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Baldwin’s Bids a Fond Farewell To The Final Coins in Åke Lindén’s Record Breaking Collection

On the eve of Coinex, the UK’s premier international numismatic show, A. H. Baldwin & Sons Ltd sold the final part of the record breaking Åke Lindén Collection. Quality and rarity ruled the auction on the day as an 1874 Gold Burgers Pond from the Republic of South Africa sold for £78,000 and a Japanese Mutsuhito Gold 2-Yen, Meii 10 (1877) achieved £74,400. With exquisite coins like these continuing to soar to exceptional prices, the total for the full collection exceeded US$10 million.

Dimitri Loulakakis, World Coin Specialist at A. H. Baldwin & Sons Ltd commented after the auction: “The numismatic world has indulged in the Lindén collection over the past year. The collection has offered exceptional rarities and sublime coins, whilst at the same time sparking the interest of new budding numismatists. The depth and breadth of his collection has come to monumental and worthy climax. It has been a pleasure to handle and disperse Lindén’s collection and we are delighted with the reception it has received from numismatists, collectors and investors worldwide. ”

Coins from Africa achieved some of the day’s best prices. The first gold coin from the Republic of South Africa, the 1874 Gold Burgers Pond, stole the show selling for £78,000 (US$127,000). The example was of the rarer ‘coarse beard’ variety and is one of the finest known examples of this very rare type.

baldwinsakeWhen President Thomas François Burgers (1872-1877) first approached the Heaton Mint, Birmingham, in 1874 to begin production of the first indigenous coinage, they proposed two designs, 695 were issued with a ‘fine beard’ and 142 were issued with a ‘coarse beard’. The legislators objected to Burgers use of his own profile on the coin and so rejected both designs. As a result the proposed coinage became obsolete and were sold on as mementoes. It was not until the revival of the Pond in 1892 that interest in the Burgers Pond was reignited, by which point many had been lost, altered or mounted into jewellery. [Lot 3395]

Other top lots in the Africa section included two Zanzibar coins, a Sultan Barghash ibn Sa’id, Gold 2½-Riyals, 1299AH (1881-188) which sold for £42,000 [Lot 3444] and a Gold 5-Riyals, from the same year, which achieved £36,000 [Lot 3443].

The opening section of Central & South American coins proved extremely popular with bidders in the room who had travelled from overseas specifically for the auction. Most examples in the section soared past their pre-sale estimates, with a number doubling the start price. A Mexican Revolutionary coinage of Oaxaca State, Gold 60-Pesos, 1916, estimated at £12,000-15,000, achieved £55,200(US$90,000), proving an exceptional upward trend in the current market from coins of this type. It is very rare to find pieces of this high grade from the Mexican Revolution (1913-1916), as although a huge variety of coins were struck, production was generally of low quality due to the stressful and chaotic conditions. [Lot 3209]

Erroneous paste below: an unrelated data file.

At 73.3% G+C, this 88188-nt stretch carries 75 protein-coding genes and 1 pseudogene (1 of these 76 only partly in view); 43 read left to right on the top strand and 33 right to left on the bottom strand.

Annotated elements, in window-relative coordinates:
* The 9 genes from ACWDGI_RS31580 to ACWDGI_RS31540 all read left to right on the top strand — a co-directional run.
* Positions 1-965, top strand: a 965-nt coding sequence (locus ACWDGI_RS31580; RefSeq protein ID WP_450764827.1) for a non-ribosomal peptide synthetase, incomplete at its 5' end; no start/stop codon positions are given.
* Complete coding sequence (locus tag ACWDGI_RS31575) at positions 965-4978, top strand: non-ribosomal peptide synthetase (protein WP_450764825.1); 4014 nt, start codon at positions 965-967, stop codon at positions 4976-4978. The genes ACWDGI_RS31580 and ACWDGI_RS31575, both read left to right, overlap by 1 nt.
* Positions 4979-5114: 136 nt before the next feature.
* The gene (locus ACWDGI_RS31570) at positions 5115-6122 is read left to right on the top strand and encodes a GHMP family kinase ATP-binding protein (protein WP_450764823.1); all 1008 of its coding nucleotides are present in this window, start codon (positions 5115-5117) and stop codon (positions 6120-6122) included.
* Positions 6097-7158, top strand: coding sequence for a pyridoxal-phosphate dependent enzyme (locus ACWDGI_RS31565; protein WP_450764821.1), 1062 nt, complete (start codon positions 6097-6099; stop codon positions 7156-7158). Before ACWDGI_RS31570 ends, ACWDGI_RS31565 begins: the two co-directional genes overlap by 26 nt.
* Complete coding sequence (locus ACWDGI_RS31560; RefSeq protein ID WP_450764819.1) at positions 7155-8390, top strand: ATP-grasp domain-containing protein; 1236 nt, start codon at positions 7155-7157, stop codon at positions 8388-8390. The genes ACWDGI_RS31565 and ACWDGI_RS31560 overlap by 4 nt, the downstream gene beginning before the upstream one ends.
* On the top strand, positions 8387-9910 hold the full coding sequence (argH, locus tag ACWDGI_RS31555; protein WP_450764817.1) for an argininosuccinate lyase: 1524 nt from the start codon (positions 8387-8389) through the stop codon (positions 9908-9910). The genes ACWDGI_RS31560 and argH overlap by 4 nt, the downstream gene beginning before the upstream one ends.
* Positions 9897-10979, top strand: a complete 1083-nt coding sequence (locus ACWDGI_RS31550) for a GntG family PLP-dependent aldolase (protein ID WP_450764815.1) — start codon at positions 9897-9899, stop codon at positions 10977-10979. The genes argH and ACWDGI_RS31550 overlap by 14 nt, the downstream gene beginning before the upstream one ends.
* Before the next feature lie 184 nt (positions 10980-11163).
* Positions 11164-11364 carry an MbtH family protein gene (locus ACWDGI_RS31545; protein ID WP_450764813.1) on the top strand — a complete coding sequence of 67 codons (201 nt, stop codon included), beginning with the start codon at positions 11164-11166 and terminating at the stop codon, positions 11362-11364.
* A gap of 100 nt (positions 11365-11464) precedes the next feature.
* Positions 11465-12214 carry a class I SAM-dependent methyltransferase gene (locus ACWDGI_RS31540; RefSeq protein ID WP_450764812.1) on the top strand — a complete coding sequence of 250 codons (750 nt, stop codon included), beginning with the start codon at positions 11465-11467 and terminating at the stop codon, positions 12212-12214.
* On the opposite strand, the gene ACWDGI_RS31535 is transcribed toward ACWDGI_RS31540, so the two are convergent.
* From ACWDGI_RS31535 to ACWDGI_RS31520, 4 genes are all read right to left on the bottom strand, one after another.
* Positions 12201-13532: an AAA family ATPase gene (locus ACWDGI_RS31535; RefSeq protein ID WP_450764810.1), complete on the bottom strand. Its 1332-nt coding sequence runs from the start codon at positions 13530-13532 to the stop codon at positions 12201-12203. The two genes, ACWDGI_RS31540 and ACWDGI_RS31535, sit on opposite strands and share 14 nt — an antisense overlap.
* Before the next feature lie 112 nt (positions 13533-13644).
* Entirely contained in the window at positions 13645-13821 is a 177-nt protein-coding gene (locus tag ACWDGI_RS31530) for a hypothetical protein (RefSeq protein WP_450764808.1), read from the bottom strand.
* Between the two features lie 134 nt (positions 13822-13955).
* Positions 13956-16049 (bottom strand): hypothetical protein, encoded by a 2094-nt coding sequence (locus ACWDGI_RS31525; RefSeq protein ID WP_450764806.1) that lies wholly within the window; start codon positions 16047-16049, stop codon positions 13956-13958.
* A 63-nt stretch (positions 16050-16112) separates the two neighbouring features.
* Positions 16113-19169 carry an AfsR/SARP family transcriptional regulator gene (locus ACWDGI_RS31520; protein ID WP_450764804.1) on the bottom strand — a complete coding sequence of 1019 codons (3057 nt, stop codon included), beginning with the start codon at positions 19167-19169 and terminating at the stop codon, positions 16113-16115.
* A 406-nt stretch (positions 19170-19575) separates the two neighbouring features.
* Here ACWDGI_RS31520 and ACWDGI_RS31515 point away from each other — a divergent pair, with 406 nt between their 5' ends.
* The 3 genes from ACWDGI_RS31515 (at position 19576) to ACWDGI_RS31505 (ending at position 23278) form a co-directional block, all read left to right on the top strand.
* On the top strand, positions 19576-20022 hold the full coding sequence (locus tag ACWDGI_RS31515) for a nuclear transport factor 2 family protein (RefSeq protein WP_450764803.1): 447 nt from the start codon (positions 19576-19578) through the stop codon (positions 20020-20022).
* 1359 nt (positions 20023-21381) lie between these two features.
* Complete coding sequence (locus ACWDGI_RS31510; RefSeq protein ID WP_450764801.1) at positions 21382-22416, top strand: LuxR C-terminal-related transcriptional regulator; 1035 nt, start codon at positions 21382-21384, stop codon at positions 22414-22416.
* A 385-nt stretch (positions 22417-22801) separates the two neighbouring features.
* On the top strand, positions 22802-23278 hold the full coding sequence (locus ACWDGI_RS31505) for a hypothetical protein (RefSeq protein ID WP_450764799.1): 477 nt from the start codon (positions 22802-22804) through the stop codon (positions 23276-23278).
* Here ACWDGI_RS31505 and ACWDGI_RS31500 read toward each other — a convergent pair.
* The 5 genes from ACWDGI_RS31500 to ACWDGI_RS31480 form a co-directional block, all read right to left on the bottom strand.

Further evidence of this market frenzy was a United States of Colombia, Gold 10-Pesos, 1886/74, that achieved £15,600 (US$25,500) against an estimate of £5,000-8,000 [Lot 3060], and a Republic of Costa Rica, Gold 20-Pesos, 1873 GW, that sold for £28,800 (US$47,000) against an estimate of £8,000-12,000. [Lot 3080]

Other stand-out lots in the Central & South American section included a Republic of Peru, Transitional Coinage, Gold 4-Escudos that achieved £14,400 (US$23,500). [Lot 3231]

Following the success of Linden’s Chinese coins in Hong Kong earlier this year, many of his rarities from South East Asia achieved top prices. A Japan Mutsuhito, Gold 2-Yen, Meji 10, sold for £74,400 (US$121,000). Only 39 of these pieces were struck and this example was in mint state with brilliant mirror fields. [Lot 3493]
Mutsuhito transformed Japan into an industrial world power with his monetary reforms and revolutionary government. Other coins minted under him that achieved top prices included a Gold 10-Yen, Meiji 9 (1876), which sold for £67,200 (US$109,500) [Lot 3499] and a Gold 20-Yen, Meiji 9 (1876), which reached £57,600 (US$94,000) [Lot 3502].

The sale also included a collection of Crusader coins that sold for a total of £52,302 (US$85,000) and a collection of Indian coins that totalled £218,088 (US$355,000).

This auction was part of a two day calendar taking place during Coinex 2014 on the 24-25 September. Baldwin’s also offered Auction 90, on Thursday 23 September 2014, featuring the David Sellwood Collection of Parthian Coins. Catalogues are available online at www.baldwin.co.uk.

Baldwin’s is a long-established company, with a history going back to the 1872. A.H. Baldwin and Sons Ltd offer coins for collectors, including Ancient, Mediaeval, British and Foreign Coins, Commemorative Medals, Tokens and Numismatic Books. Our stock is the largest in the UK. Baldwins also organise Auctions. We conduct regular auctions of all numismatic material; coins from all areas and historical periods but also Banknotes, Military Medals and Books. The Auctions are run worldwide : London, New York, Singapore and Hong Kong.

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